Heroin-addicted individuals have unique brain disturbances resembling those of Alzheimer's
Heroin-addicted individuals have alterations in the expression a gene called FYN—a gene known to regulate the production of Tau, a protein that is highly elevated and implicated in neurocognitive disorders like Alzheimer's disease. The study emphasizes that opioid use can affect the brain in a way that might increase vulnerability of neural systems that trigger neurodegeneration later in life; however, since these changes are epigenetic (alterations in gene function that are influenced by environmental factors and not alterations of the DNA itself), they are reversible and medications that have already been developed to target FYN for neurodegenerative disorders may be studied as a novel treatment for opioid addiction.
Interestingly, findings were consistent across human, animal and cell models. Through post-mortem analysis of the brains of human heroin users, the team found that, specifically in neurons, the most significantly impaired epigenetic region is related to a gene called FYN. Essentially, heroin 'opened up' the DNA at the FYN gene, which encodes a protein called tyrosine kinase FYN, that is strongly linked to synaptic plasticity and which directly results in production of Tau. Too much Tau in the brain is associated with neurodegenerative diseases. Researchers observed that expression and activity of tyrosine kinase FYN was also induced in rats trained to self-administer heroin and also in primary striatal neurons treated with chronic morphine in vitro. Additionally, they demonstrated that inhibition of the FYN kinase (either via pharmacological means or through genetic manipulation) reduces heroin-seeking and heroin-taking behaviors.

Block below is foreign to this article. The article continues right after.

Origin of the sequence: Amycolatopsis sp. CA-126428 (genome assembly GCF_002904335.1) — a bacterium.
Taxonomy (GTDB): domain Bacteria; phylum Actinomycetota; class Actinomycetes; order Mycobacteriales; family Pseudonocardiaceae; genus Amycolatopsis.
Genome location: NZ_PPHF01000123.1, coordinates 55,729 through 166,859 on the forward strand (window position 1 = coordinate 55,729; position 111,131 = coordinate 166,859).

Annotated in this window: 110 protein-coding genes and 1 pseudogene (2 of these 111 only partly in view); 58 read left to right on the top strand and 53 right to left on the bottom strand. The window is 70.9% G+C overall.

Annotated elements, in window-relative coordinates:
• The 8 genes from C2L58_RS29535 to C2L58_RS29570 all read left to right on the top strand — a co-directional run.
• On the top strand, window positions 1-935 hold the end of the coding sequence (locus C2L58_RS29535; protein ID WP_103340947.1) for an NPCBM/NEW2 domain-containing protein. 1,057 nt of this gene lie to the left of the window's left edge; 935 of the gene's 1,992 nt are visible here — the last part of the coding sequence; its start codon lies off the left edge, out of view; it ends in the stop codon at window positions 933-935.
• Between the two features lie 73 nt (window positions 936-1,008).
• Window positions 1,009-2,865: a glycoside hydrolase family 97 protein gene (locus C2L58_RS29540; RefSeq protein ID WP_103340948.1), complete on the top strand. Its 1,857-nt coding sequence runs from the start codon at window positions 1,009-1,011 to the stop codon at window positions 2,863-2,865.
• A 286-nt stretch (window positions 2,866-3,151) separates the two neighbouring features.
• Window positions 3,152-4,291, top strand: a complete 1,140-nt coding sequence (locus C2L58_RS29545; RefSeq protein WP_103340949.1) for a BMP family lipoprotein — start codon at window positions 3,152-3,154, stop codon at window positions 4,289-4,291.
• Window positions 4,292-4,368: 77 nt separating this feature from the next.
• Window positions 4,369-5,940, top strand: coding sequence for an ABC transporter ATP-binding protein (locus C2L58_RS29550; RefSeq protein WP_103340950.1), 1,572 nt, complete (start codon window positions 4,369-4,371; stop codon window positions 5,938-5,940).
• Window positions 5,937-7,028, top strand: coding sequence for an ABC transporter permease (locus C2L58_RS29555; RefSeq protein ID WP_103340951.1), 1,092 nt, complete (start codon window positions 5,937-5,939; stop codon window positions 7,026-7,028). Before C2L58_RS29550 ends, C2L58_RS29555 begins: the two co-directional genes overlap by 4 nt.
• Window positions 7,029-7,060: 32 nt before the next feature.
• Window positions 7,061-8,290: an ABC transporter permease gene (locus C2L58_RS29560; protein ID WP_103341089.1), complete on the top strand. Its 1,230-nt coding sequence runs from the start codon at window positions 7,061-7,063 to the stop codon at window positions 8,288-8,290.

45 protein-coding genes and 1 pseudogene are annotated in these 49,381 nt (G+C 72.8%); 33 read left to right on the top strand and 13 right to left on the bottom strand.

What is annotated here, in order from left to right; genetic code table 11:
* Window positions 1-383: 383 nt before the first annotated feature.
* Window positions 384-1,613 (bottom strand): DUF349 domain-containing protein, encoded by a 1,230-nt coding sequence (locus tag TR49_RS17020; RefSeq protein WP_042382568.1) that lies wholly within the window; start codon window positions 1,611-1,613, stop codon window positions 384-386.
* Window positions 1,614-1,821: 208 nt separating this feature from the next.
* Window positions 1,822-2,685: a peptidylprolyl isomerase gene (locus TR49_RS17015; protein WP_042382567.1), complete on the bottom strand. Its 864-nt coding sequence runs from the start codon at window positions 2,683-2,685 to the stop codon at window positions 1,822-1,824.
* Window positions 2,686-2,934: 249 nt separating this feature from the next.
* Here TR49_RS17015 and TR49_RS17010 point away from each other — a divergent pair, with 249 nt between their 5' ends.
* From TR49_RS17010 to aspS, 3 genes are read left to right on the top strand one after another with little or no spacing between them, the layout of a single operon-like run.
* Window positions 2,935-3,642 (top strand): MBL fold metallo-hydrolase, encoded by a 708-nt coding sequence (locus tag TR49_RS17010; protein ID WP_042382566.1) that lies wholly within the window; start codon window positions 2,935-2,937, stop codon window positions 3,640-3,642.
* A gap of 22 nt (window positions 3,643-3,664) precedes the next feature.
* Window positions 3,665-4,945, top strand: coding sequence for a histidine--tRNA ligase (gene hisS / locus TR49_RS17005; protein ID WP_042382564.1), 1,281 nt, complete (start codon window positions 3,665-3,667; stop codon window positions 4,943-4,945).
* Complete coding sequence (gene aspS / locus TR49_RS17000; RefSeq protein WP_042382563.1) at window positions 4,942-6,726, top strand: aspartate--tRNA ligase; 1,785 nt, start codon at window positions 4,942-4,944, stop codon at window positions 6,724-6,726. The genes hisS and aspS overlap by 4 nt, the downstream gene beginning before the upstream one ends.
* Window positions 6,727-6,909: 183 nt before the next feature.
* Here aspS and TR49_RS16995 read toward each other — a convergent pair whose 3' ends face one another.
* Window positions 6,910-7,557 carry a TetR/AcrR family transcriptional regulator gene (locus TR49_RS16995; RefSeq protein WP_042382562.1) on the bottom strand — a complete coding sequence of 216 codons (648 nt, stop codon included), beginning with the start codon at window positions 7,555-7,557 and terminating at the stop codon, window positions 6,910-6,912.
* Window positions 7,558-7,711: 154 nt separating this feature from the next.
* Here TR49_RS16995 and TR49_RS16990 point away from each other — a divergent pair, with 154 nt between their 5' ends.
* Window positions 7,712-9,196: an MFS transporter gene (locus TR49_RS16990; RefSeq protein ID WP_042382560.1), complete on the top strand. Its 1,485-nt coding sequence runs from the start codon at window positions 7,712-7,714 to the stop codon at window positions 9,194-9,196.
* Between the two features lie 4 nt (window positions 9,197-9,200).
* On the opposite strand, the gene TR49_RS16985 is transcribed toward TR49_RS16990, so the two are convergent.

The findings will increase awareness about the potential impact of heroin to alter neural systems related to neurodegenerative disorders. The findings also identify FYN inhibitors as a novel therapeutic treatment for heroin use disorders.
Human brains from a cohort of subjects who succumbed to heroin overdose and normal controls, translational animal model of rats trained to self-administer heroin, and primary striatal neurons treated with chronic morphine in vitro were studied. Adult animals were exposed to heroin and their brains later studied.
The researchers performed unbiased, cell-type-specific, genome-wide profiling of chromatin accessibility, providing insights into epigenetic regulation directly in the brains of heroin-addicted individuals. To assess the causal relationship between heroin use and FYN pathology, they studied the brains of rats trained to self-administer heroin and they hit primary striatal neurons with chronic morphine in petri dishes to examine the effect at the individual cellular level.
By scanning the entire genome of heroin users to identify whether disturbances in how genes are turned on or off exist, Mount Sinai researchers found that heroin opened up the DNA at the FYN gene. The FYN gene is known to regulate the production of Tau, a protein implicated in neurodegenerative disorder like Alzheimer's disease, meaning that heroin may put users at an increased risk of neurodegenerative disease later in life. Importantly, these novel findings suggest that FYN inhibitors (which have already been developed and are being assessed for use in Alzheimer's disease) may be promising therapeutic tools for heroin-use disorder.
Said Mount Sinai's Dr. Yasmin Hurd of the research: "Drug overdoses due to opioid abuse remain at epidemic levels and continue to rise precipitously during the current pandemic, with novel treatments desperately needed. Direct molecular insights into the heroin-addicted human brain are critical to guide future therapies. Our new study findings clearly open up new lines of treatment opportunities for opioid use disorder, which could benefit and potentially save the lives of so many."